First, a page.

14 February 2010

More on Cooper's biography of Woodrow Wilson

This will follow up, in a way, on the quotation from Cooper's book that I provided here last Sunday, about the religious convictions in which Thomas Woodrow Wilson was educated as a child, how they proved to have the effect of an "inoculation," etc.

On April 2, 1917, Wilson asked Congress for a declaration of war. His speech carried a sense of regret that such a duty should have been placed upon him by history. Near the end, he said: "It is a distressing and oppressive duty, Gentlemen of the Congress, which I have performed in thus addressing you. There are, it may be, many months of fiery trial .. ahead of us. It is a fearful thing to lead this great peaceful people into war, into the most terrible and disastrous of all wars, civilization itself seeming to be in the balance."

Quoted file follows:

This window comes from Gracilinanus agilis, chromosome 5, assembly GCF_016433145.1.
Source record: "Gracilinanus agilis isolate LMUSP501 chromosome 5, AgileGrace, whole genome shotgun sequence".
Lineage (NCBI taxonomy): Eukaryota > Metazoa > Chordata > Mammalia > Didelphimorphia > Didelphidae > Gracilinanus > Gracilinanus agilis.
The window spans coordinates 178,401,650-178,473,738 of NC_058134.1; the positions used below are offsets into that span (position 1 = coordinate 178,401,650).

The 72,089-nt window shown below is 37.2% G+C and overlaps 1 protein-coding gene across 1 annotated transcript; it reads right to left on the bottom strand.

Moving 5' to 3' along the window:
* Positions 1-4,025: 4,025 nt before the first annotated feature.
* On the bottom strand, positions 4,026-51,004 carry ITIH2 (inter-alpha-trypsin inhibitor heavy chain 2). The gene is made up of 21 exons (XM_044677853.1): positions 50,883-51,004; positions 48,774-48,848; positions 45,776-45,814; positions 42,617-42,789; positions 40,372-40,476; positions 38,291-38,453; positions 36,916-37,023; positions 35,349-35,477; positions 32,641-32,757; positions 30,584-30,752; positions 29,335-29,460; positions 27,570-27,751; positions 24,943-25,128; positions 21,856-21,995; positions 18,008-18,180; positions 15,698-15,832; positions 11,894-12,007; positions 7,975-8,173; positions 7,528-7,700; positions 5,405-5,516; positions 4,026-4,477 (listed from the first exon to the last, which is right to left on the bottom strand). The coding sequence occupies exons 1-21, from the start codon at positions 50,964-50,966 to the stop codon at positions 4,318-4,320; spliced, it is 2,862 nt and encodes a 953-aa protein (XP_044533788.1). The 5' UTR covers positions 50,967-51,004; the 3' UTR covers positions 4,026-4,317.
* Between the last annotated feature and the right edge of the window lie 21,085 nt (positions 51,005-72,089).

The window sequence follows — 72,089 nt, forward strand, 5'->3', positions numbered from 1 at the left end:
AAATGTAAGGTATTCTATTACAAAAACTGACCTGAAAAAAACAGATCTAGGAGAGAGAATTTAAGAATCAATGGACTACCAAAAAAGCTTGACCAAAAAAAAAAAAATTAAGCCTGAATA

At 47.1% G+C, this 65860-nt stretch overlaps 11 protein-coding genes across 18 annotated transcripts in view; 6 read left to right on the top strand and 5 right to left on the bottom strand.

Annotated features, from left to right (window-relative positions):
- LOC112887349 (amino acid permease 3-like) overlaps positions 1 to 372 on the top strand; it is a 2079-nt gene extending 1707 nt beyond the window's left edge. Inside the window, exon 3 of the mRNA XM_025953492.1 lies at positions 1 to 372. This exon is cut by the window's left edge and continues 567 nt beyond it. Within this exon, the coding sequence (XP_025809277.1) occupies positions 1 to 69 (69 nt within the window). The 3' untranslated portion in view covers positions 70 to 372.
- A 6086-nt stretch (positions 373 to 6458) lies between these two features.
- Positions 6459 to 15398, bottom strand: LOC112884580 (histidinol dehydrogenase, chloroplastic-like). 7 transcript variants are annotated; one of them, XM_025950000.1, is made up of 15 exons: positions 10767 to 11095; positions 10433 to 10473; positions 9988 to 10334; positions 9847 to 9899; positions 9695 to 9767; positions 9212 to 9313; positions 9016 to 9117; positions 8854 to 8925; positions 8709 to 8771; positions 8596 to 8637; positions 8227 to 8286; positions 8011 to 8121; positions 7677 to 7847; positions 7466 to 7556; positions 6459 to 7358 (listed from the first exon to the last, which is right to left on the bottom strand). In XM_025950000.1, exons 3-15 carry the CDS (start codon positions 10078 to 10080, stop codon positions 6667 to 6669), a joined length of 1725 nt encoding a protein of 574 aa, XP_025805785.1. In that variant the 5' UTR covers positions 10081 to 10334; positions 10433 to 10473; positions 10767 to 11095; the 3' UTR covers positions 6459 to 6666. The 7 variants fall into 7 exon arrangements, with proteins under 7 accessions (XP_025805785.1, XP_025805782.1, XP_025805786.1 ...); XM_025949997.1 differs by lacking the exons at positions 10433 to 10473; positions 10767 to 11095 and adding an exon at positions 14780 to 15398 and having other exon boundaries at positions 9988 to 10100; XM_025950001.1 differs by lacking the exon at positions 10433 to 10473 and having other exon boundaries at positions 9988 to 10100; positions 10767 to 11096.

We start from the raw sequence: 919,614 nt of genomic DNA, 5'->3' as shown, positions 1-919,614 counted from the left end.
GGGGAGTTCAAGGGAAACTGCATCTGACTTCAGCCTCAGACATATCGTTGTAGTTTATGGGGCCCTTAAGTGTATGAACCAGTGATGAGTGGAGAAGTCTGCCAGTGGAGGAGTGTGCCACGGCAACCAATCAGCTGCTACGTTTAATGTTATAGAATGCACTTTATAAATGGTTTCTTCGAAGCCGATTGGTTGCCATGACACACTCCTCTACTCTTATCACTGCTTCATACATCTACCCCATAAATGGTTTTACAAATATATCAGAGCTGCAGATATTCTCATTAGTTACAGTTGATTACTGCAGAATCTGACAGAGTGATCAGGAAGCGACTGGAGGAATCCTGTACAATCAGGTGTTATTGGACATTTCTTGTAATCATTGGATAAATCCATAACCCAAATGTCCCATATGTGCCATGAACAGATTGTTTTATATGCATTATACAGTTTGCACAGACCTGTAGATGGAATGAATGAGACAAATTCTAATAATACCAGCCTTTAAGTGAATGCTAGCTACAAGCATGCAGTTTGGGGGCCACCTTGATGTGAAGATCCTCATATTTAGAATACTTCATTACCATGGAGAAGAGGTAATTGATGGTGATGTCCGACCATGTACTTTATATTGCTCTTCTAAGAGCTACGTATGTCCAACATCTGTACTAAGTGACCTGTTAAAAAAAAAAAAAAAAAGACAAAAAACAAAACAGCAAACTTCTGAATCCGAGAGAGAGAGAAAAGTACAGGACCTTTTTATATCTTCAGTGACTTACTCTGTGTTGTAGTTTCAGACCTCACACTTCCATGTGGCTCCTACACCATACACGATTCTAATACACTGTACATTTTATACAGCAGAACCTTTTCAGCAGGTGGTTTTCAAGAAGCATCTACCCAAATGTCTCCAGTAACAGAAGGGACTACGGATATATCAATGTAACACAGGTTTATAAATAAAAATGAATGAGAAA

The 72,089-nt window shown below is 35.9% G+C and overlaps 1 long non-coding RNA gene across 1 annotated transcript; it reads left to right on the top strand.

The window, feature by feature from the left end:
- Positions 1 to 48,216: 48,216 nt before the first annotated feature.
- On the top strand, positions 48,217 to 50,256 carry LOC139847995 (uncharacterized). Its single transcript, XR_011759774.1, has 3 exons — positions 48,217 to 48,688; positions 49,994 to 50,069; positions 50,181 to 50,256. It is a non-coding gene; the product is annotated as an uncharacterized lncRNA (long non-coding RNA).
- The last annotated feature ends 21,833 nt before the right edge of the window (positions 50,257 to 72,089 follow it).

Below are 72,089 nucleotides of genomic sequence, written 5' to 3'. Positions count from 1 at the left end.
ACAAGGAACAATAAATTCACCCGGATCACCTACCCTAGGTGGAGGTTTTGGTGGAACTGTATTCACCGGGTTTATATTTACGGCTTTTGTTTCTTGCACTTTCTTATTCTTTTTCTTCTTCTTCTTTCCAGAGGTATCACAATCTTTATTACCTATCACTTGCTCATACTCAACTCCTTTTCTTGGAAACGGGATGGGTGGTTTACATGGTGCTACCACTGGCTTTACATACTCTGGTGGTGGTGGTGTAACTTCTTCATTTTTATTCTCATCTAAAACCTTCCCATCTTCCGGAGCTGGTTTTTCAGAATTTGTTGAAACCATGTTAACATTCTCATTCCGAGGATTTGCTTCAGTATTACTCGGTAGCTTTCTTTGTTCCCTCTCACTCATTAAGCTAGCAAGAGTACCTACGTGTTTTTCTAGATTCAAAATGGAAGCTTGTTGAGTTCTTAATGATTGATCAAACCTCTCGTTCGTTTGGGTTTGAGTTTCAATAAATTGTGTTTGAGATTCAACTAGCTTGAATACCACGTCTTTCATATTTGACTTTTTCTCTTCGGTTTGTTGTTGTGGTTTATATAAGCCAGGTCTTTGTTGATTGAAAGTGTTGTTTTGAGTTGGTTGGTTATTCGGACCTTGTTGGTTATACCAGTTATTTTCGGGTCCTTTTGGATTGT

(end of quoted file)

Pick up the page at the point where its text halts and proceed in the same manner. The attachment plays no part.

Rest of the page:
Cooper quotes this and comments. "Above all, this speech was not a call to a holy war. America was making an unsought, inescapable choice. The actions of others had rendered it necessary, he believed, to plunge into the most terrible war yet in human history."

The same speech ended with the phrase "God helping her, she [the United States] can do no other." This sounds Lutheran to Cooper, who says that Wilson was "casting America in the same role that Luther cast the Christian believer. For Luther, no one could know God's will .... Nor could the Christian avoid sin; he or she must, Luther declared, 'sin boldly.' This is what Wilson was asking his country to do."

1 comment:

Anonymous said...

cfaille.blogspot.com; You saved my day again.

Knowledge is warranted belief -- it is the body of belief that we build up because, while living in this world, we've developed good reasons for believing it. What we know, then, is what works -- and it is, necessarily, what has worked for us, each of us individually, as a first approximation. For my other blog, on the struggles for control in the corporate suites, see www.proxypartisans.blogspot.com.